On the side mission front specifically, the improved pacing means the MAKO is eliminated. Once a planet is scanned and a landing zone is found, you’ll go to the desired location and resolve conflicts on foot. These diversions are brilliant — each one (of many) brings something new to the game and does something with a subtle piece of the Mass Effect fiction.
Combat is noticeably sharper, though less than ideal. Think of Mass Effect 2 as Gears of War “lite.” Cover is the cornerstone; searching for it is half the battle. But where Marcus Fenix could hurdle and shred his way to new locations with aplomb and trademark viciousness, Shepard cannot. His movement is still just a little too rigid, and the shooting is missing a layer of tactile feedback — larger enemies just don’t respond to fire well.
That said, this is still one of the best real-time action RPGs I’ve ever played. Think about it: I just compared an RPG to Gears of War. If it wasn’t for Shepard’s funny legs and some non-reactive bullet-sponges, I’d compare it directly because everything else works as well as an actual shooter — the stop-and-pop, the in-battle powers, and even squad tactics are on par with the best of that genre.
So, combat is improved and much faster than before. Part of that reason is because weapons now use clips, meaning there’s no more waiting behind a wall for precious seconds as weapon heat dissipates. Guns also now have unique identities and different battlefield applications. The right gun is just as valuable as the right type of ammunition (and there are plenty of ammo options to choose from, all of which exploit some core weakness). The other part is that Shepard now has more effective powers that can be tied to the face buttons. On the AI side, however, a radial pause menu construct is still needed to queue single actions.
Perhaps most importantly, there are no apparent dice rolls. Guns are accurate, and damage is based on, in large part, where you shoot. Headshots are vital to the space cop.
In battle, you’ll have to deal with AI squad-mates. Intuitive D-pad management makes orders a snap and, for the most part, the AI is smart: it will do what you want it to and manage itself. But it makes, on occasion, poor decisions if you’re not paying attention to it — a minor issue considering the genre.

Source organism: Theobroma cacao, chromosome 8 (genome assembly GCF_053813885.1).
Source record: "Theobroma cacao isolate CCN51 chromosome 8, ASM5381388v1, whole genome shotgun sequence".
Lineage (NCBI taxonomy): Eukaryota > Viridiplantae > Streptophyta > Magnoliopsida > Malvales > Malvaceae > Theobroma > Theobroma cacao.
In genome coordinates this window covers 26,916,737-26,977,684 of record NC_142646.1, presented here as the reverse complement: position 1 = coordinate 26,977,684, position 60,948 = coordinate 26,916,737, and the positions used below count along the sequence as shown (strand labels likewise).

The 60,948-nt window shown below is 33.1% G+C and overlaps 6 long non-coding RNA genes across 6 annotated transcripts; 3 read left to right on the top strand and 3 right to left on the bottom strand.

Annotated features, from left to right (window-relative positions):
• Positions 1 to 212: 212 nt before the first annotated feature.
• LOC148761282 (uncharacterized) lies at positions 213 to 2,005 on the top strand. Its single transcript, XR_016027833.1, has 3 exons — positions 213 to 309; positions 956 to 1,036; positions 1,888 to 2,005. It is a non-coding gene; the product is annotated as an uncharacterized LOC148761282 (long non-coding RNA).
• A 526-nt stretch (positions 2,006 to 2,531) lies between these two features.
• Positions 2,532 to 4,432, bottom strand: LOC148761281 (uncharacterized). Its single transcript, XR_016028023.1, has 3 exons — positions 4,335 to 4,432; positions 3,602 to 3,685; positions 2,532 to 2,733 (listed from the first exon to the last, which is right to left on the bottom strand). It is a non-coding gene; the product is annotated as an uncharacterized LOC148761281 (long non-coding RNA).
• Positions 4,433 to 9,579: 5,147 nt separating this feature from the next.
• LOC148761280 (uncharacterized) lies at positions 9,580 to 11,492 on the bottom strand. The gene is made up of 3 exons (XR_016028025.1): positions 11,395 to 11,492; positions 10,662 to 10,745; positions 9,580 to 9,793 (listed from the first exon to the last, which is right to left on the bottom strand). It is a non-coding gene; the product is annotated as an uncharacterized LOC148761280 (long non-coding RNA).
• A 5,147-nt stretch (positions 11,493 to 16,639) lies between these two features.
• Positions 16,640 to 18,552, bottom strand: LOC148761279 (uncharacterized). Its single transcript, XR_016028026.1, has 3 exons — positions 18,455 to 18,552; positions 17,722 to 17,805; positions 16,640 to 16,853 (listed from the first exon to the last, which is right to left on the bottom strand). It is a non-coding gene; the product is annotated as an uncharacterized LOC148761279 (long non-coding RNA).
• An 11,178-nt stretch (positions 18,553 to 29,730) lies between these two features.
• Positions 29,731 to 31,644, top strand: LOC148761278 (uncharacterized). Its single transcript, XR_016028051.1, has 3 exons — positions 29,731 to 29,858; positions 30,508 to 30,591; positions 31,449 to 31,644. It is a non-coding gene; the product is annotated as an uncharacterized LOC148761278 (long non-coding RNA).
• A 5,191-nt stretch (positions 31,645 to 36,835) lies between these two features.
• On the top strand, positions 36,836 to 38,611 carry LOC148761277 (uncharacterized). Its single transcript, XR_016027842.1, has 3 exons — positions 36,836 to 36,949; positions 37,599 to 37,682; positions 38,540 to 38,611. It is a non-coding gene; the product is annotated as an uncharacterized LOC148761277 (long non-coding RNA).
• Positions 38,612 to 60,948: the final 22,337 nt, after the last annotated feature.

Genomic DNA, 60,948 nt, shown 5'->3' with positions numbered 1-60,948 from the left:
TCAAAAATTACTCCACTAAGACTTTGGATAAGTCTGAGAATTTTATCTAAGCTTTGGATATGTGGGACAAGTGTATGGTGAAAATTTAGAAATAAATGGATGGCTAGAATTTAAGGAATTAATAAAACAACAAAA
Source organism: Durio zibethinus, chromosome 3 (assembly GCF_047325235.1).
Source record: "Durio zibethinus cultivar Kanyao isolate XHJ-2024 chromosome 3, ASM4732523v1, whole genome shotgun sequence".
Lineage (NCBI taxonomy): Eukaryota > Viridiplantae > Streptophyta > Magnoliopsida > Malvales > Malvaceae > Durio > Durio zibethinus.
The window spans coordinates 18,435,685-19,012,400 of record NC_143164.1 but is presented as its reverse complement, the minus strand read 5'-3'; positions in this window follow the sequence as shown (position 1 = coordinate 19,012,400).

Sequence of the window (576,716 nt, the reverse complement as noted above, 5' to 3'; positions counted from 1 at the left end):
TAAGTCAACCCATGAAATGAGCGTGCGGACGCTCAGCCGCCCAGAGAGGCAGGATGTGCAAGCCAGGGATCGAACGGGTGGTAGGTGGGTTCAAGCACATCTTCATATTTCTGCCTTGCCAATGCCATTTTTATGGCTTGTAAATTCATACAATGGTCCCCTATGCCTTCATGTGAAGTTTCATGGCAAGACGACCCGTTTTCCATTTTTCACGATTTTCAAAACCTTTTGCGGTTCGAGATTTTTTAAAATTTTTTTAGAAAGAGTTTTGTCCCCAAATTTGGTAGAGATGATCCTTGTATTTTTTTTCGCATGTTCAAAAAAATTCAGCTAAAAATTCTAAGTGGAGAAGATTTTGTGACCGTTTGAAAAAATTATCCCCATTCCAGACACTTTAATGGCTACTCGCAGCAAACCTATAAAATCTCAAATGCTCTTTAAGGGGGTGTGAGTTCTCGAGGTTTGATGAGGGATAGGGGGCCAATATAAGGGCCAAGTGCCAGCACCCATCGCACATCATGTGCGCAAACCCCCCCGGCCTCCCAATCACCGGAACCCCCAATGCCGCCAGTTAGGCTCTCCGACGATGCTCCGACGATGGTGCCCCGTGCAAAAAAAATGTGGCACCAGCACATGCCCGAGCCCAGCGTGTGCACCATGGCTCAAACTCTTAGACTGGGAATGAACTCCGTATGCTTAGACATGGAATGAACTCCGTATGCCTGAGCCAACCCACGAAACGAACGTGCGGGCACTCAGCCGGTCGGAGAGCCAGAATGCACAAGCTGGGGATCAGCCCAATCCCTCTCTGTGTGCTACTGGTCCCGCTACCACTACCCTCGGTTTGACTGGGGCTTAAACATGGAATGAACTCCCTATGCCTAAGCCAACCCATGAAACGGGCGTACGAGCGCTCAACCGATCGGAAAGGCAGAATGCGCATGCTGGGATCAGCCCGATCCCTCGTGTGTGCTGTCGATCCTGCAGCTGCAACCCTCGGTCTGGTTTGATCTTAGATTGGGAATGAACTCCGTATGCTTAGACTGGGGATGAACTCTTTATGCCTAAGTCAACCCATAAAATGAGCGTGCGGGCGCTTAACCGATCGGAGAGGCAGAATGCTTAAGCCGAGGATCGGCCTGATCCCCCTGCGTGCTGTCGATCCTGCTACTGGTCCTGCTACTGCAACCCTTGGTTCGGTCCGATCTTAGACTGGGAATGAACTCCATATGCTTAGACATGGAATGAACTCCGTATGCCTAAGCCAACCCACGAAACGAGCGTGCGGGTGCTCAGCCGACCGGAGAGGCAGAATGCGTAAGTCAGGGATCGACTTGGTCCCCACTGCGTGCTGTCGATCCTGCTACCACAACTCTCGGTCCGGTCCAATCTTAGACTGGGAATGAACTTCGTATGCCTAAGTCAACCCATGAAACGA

RPG fat has been trimmed. EXP is no longer earned from kills, and the loot-whoring has been eliminated. Mass Effect 2 also has a serious shortage of armor and guns. But there’s a reason for that — a new upgrade system has been introduced, allowing excellent levels of customization.
The lack of EXP from enemies remains a sore spot with me (EXP is awarded after missions or quests). I want the immediate pat on the back for eliminating foes, regardless of the lack of dice rolling. Mass Effect 2 is an RPG, after all.
And what a stirring one it is. The fluid systems — the navigation, the combat, and the quick-fire missions — combine to make Mass Effect 2 an RPG that challenges the genre conventions. The superb emphasis on character development, the gripping plot elements and big-budget presentation aren’t too bad either. I purposefully avoided mentioning story elements here for those who want to read a review without worrying about spoilers, but take note: this game tells a fascinating dark story that kept me wanting to explore, interact and continue with the trilogy.
Score: 10 — Flawless Victory (10s are as close to perfect as you will get in a genre or on a platform. Pure, untarnished videogame ecstasy.)